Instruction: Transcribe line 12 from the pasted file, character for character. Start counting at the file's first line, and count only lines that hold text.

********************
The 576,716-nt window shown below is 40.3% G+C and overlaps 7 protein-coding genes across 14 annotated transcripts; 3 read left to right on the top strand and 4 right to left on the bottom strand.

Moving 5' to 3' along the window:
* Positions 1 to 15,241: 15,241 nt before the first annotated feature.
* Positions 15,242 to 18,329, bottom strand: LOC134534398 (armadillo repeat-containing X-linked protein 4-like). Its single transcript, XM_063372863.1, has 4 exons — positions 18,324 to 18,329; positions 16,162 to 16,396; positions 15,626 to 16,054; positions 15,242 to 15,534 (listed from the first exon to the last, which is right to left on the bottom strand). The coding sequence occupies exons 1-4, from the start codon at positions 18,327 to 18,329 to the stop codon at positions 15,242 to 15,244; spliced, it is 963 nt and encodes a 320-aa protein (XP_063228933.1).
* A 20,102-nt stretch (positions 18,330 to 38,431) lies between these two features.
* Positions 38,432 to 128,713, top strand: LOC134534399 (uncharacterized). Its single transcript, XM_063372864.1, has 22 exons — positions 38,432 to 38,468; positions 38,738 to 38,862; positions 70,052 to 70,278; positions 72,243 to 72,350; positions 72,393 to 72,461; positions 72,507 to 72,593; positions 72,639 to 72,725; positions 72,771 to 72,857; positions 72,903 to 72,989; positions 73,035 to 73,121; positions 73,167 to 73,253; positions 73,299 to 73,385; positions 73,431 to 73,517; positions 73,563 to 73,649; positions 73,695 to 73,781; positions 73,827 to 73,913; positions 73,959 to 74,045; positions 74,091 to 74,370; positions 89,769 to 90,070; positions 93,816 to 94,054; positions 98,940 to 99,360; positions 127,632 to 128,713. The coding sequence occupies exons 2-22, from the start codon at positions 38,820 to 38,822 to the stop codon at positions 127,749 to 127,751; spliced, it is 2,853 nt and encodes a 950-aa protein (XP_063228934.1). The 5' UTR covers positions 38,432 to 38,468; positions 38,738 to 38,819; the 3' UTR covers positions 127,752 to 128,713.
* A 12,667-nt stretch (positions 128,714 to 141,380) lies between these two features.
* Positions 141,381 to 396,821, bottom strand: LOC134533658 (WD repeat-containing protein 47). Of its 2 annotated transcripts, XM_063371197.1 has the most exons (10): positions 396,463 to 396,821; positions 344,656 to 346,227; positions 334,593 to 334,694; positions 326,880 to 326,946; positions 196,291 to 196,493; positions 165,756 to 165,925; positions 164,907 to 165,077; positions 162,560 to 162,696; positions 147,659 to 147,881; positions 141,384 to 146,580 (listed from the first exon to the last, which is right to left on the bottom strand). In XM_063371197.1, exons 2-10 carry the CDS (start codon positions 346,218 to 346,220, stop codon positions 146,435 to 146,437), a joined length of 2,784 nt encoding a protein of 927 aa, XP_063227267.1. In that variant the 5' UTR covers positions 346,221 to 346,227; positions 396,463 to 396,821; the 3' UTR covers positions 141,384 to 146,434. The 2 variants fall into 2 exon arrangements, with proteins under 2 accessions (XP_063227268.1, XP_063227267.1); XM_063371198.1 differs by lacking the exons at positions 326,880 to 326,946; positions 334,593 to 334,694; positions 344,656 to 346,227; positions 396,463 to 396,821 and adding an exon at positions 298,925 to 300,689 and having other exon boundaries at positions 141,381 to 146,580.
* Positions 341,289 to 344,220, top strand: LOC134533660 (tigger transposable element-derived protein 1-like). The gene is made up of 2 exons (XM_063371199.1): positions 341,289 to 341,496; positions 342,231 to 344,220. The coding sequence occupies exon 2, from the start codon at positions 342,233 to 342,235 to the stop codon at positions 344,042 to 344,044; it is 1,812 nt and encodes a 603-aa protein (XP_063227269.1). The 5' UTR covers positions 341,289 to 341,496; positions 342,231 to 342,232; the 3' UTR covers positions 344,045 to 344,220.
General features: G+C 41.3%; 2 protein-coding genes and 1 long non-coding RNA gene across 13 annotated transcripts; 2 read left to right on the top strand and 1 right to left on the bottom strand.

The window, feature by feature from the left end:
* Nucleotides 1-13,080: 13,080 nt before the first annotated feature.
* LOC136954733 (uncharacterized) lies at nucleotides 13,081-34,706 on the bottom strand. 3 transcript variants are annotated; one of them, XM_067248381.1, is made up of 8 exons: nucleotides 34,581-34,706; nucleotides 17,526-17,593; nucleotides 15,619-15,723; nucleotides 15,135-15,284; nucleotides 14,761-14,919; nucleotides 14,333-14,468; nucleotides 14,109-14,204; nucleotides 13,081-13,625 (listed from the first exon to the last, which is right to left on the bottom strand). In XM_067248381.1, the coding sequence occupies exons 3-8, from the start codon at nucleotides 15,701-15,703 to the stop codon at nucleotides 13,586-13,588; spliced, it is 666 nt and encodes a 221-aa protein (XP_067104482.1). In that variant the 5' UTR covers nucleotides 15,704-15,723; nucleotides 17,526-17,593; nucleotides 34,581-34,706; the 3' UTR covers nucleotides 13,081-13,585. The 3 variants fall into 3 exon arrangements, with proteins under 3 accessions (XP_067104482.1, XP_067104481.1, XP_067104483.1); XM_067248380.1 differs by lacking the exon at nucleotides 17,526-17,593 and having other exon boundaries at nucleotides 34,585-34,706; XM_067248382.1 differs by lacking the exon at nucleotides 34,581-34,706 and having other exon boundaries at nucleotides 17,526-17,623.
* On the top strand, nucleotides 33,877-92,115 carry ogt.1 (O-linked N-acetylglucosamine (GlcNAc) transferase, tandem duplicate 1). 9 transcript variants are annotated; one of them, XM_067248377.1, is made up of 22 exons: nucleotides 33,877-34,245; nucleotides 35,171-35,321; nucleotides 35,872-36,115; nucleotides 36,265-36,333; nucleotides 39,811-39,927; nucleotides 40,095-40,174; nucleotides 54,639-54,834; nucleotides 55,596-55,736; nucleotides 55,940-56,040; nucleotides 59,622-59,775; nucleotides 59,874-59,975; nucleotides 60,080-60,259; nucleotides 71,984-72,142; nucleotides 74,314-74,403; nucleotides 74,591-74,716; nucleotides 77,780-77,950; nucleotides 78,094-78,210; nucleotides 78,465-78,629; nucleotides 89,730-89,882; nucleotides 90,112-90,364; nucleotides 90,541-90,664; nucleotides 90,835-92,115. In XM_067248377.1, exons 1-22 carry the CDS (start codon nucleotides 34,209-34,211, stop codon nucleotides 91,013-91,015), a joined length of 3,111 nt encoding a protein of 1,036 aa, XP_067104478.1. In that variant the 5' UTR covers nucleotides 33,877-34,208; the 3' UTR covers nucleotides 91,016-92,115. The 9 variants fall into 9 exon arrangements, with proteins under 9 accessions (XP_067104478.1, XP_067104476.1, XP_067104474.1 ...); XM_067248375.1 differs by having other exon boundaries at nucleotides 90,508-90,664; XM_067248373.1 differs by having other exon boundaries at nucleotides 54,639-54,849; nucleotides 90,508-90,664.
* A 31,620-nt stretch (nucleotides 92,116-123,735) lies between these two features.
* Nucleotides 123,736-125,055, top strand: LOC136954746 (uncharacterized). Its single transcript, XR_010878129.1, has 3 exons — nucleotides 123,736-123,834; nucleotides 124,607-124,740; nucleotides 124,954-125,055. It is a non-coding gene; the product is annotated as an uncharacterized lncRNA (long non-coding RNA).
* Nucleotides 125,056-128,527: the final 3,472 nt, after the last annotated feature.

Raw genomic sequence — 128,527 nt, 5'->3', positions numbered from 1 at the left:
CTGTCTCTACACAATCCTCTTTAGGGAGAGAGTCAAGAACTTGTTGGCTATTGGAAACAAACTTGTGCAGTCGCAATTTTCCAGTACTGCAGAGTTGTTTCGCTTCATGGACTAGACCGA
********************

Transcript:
* Nucleotides 1-13,080: 13,080 nt before the first annotated feature.